— Mark Magazine —

YCL Studio designs an apartment diagonally divided

VILNIUS – A 45-sqm apartment, that was destined for mundanity, is transformed by YCL Studio into a space with an exciting split personality. The YCL team of architects based out of Lithuania have been designing together since 2007. A portfolio of interiors shows they have developed a knack for the remodelling of apartment spaces. The client, a frequent traveller to the capital of Lithuania, required a place to reside on his trips to Vilnius. Upon purchasing an apartment, he decided that the two bedroom configuration was unsuitable for his needs.

The client wasn’t looking for resale value typically sought by developers, instead a customised solution was desired. The architect was engaged to reimagine the space, opening it up with a design to accommodate either a couple or an individual. The design for the apartment appears to react to the previous configuration, offering contrast architecture in opposition to the regularity of real-estate economics.



The photos make me imagine a young Daniel Libeskind, squeezed into a small apartment and given only enough tiles to cover one half of the room. Of course, given more tiles, the design wouldn’t be as dramatic. The vivid design was invited by the client’s brief for a bold and spacious apartment. Contrast is emphasised by the design’s materiality and also the part-rotated plan creating distinct angular spaces. Once inside, the two alternate moods are immediately notable due to the sharp diagonal through the apartment’s heart.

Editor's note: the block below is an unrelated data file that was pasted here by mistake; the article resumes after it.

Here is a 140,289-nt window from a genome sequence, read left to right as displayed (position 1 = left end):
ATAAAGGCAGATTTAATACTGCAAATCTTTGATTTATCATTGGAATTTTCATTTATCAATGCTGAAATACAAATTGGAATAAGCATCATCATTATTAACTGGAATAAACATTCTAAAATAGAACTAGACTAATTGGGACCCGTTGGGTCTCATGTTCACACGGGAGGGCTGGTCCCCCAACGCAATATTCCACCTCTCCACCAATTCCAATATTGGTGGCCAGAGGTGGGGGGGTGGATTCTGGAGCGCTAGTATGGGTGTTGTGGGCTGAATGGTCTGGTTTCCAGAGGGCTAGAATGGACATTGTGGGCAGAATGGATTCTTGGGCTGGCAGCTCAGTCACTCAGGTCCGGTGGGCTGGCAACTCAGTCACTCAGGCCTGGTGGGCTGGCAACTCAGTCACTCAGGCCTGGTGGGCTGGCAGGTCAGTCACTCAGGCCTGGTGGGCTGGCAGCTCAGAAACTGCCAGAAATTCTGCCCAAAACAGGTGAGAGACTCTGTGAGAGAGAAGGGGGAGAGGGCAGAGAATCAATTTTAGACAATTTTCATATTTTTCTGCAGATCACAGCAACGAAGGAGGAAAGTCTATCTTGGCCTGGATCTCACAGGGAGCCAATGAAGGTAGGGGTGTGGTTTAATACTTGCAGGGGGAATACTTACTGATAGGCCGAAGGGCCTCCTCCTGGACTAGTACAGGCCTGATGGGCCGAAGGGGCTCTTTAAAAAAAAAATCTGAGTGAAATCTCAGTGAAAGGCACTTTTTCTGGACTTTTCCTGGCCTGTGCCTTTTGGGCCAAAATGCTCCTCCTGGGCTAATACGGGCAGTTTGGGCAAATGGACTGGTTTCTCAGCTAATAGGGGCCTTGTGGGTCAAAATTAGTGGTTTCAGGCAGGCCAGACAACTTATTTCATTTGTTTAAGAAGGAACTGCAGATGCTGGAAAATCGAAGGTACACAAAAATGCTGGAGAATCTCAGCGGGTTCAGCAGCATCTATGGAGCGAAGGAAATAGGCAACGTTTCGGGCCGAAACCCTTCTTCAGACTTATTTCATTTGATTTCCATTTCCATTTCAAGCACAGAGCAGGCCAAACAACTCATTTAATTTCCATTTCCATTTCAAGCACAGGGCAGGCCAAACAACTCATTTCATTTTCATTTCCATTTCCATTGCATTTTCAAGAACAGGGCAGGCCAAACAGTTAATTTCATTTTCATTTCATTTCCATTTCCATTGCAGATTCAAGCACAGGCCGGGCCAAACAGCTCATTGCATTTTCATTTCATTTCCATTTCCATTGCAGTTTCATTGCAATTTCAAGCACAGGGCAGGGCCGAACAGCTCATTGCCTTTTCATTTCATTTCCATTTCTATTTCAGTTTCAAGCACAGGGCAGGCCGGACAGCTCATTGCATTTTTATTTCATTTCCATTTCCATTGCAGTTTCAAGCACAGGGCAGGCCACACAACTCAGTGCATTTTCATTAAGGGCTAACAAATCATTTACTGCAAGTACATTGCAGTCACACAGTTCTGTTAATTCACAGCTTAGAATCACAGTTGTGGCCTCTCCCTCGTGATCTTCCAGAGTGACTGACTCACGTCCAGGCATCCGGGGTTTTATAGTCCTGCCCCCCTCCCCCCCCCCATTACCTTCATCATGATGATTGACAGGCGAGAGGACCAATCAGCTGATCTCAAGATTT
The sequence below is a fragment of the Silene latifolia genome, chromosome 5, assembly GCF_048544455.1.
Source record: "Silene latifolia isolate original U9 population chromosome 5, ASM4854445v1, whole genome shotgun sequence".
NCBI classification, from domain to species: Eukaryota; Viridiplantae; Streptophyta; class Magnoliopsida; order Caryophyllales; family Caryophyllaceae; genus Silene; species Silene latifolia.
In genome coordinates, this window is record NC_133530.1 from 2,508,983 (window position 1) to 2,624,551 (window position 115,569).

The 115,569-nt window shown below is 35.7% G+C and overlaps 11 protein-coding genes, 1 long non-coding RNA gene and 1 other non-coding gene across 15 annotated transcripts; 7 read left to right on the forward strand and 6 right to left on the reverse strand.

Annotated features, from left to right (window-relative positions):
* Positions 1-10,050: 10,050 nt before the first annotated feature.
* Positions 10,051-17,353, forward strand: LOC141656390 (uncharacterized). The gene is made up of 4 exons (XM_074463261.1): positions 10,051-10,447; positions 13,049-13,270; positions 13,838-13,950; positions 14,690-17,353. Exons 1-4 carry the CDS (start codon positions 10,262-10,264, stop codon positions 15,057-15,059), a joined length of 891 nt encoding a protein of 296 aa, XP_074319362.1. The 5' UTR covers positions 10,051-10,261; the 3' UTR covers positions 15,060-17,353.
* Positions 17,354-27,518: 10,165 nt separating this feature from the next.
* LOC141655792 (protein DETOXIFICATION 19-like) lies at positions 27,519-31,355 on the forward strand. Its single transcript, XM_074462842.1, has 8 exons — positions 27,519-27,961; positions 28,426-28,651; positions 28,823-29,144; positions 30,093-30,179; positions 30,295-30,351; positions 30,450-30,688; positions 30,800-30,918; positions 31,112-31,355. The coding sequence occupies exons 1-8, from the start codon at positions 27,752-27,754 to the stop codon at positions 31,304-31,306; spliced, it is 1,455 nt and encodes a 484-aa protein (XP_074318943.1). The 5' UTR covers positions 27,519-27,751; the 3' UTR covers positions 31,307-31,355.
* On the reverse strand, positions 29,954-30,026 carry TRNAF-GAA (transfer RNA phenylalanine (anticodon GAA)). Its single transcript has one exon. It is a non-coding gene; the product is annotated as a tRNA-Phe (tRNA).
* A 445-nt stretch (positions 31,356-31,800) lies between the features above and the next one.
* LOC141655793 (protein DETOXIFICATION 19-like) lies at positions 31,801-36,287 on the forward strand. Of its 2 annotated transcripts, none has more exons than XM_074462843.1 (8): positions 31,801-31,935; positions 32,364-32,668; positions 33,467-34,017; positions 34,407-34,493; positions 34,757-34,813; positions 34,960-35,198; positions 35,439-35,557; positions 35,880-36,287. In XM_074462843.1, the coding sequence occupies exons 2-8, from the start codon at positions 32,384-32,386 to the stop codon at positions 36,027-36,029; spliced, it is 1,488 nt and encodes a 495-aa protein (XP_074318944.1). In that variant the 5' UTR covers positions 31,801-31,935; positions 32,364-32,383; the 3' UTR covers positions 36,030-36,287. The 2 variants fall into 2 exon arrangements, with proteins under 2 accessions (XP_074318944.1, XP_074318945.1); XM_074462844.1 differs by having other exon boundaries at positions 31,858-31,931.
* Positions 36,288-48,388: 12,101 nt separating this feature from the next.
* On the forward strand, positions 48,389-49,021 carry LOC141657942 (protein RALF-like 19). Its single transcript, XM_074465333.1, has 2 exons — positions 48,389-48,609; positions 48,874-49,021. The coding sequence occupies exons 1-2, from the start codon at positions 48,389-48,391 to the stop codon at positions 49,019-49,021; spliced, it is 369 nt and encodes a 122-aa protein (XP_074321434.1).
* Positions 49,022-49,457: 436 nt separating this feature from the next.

Atmospheric images, almost of a render-like quality, attempt an emphasis of the apartment’s dual characteristics. The architect’s choice of materials was informed by the splitting of spatial functions. The darker personality – representative of the night – hosts the sleeping and cleaning functions. Clad in terracotta clinker tiles, the places of bathing and rest instil a warmth and heaviness, offering withdrawal. The living spaces are light to represent the daytime. Monochromatic tones, clean lines, open plan and a minimal colour palette make for a spacious feeling. The objects in this space are reduced to hanging lights and furniture propped up from the ground plane to give a sense of a continuous volume.



The team’s battle with the banal has resulted in an apartment that many would want to frequent. Maybe the client will give some of us a chance while he is at his primary abode and list it on Airbnb, approaching the real-estate economy after all.













Photos courtesy of YCL Studio

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